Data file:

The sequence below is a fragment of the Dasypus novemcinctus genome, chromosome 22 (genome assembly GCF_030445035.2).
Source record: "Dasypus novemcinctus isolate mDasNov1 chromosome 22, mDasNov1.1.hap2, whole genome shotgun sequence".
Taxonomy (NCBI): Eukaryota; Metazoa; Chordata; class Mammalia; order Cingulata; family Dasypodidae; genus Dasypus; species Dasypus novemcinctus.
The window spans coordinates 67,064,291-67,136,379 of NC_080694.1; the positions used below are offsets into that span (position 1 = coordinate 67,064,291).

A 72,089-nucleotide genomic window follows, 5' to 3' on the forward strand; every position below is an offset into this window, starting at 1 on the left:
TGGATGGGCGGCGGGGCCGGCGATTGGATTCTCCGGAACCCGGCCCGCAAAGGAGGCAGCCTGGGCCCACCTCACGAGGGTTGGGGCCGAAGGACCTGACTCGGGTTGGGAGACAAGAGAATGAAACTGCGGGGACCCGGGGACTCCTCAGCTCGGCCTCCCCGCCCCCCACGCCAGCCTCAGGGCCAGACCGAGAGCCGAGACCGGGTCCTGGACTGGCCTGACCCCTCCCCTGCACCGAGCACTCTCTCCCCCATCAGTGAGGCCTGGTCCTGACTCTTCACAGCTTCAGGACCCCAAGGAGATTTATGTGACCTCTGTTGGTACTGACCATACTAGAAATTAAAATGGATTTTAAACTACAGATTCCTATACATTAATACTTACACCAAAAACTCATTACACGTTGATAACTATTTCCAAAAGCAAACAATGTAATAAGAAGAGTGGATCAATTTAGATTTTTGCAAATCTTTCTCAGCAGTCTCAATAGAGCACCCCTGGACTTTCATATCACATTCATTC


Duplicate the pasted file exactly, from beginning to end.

The sequence below is a fragment of the Dasypus novemcinctus genome, chromosome 22 (genome assembly GCF_030445035.2).
Source record: "Dasypus novemcinctus isolate mDasNov1 chromosome 22, mDasNov1.1.hap2, whole genome shotgun sequence".
Taxonomy (NCBI): Eukaryota; Metazoa; Chordata; class Mammalia; order Cingulata; family Dasypodidae; genus Dasypus; species Dasypus novemcinctus.
The window spans coordinates 67,064,291-67,136,379 of NC_080694.1; the positions used below are offsets into that span (position 1 = coordinate 67,064,291).

A 72,089-nucleotide genomic window follows, 5' to 3' on the forward strand; every position below is an offset into this window, starting at 1 on the left:
TGGATGGGCGGCGGGGCCGGCGATTGGATTCTCCGGAACCCGGCCCGCAAAGGAGGCAGCCTGGGCCCACCTCACGAGGGTTGGGGCCGAAGGACCTGACTCGGGTTGGGAGACAAGAGAATGAAACTGCGGGGACCCGGGGACTCCTCAGCTCGGCCTCCCCGCCCCCCACGCCAGCCTCAGGGCCAGACCGAGAGCCGAGACCGGGTCCTGGACTGGCCTGACCCCTCCCCTGCACCGAGCACTCTCTCCCCCATCAGTGAGGCCTGGTCCTGACTCTTCACAGCTTCAGGACCCCAAGGAGATTTATGTGACCTCTGTTGGTACTGACCATACTAGAAATTAAAATGGATTTTAAACTACAGATTCCTATACATTAATACTTACACCAAAAACTCATTACACGTTGATAACTATTTCCAAAAGCAAACAATGTAATAAGAAGAGTGGATCAATTTAGATTTTTGCAAATCTTTCTCAGCAGTCTCAATAGAGCACCCCTGGACTTTCATATCACATTCATTC